This is for me why the most important focus for the Transition response is on resilience. Whether the current pulse is the economy, climate change, peak oil or any other of a range of issues, the fact remains that we are desperately unresilient at a time when that is really something you don't want to be. The point is that building resilience, moving towards localisation, building parallel public infrastructure, is the best response to all these challenges, and can be justified whichever issue happens to be pulsing the strongest. In the wonderful 'The Upside of Down', which I have recently picked up again, Tom Homer-Dixon writes "if we want to thrive, we need to move from a growth imperative to a resilience imperative". Although he acknowledges that, in so far as society is currently configured, economic growth is critical for the world's economy, "it must not be at the expense of the overarching principle of resilience, so needed for any coming transformation of human civilisation". I often argue that resilience is the new sustainability, a far more appropriate principle to underpin future planning.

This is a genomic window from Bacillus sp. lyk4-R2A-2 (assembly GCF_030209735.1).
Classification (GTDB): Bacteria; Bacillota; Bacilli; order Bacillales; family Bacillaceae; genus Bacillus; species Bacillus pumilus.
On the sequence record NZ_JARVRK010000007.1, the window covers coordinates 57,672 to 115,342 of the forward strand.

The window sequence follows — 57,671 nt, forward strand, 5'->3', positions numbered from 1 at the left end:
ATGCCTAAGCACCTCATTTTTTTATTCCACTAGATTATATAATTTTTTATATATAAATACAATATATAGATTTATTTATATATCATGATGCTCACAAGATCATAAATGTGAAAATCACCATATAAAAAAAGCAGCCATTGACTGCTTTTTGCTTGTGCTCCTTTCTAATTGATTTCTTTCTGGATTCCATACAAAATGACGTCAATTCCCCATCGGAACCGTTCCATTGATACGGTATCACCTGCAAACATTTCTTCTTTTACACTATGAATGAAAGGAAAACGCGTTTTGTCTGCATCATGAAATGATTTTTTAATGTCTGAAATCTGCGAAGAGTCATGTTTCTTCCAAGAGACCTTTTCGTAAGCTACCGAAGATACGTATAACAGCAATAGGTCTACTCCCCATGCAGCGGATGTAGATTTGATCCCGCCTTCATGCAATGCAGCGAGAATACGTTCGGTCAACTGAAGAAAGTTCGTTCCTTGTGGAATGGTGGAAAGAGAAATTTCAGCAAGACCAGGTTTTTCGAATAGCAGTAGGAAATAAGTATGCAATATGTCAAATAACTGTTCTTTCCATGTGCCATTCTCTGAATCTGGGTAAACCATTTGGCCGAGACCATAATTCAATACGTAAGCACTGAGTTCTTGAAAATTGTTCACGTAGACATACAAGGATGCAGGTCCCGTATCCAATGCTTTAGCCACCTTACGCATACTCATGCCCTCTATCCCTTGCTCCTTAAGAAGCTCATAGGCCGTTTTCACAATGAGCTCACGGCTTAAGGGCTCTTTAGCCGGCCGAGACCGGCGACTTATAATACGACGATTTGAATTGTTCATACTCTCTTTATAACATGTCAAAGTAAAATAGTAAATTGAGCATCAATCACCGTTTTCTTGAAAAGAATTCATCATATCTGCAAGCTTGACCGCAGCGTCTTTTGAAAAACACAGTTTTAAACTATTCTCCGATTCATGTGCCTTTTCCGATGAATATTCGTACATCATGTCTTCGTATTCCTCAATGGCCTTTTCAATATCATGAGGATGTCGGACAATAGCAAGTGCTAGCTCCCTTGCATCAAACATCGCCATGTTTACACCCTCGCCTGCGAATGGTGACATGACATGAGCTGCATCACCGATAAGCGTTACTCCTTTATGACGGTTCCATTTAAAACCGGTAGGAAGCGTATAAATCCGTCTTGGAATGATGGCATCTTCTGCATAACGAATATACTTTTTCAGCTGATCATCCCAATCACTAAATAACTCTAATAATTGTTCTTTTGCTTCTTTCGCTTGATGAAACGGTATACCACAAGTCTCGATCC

Neil Adger, writing in 2003 (in an academic paper which is not available online unfortunately), wrote that "resilience also requires communities and societies to have the ability to self-organise and to manage resources and make decisions in a manner that promotes sustainability". It is this self-organisation and community empowerment that Transition focuses on. Yet in doing this work, peak oil as a term and as an analysis offers a vital lens through which to view the world, as does climate change. Peak oil offers a concise analysis of resource depletion in a visceral way that most people can really 'get'. Presented in the context of a historic-feeling, self-organising, positive, solutions-focused process such as Transition, peak oil begins to lose its association with 'doom and fundamentalism', instead being seen as a clarifying insight into what is afoot in the world. Yet like all these other issues, it will pulse, one week being centre stage, the next week being overtaken by other issues, yet all the while, in communities across the world, the process of building resilience from the ground up continues, becoming more articulate, better networked, more effective and more able. Ultimately, it will be that pulse that will be the strongest of them all.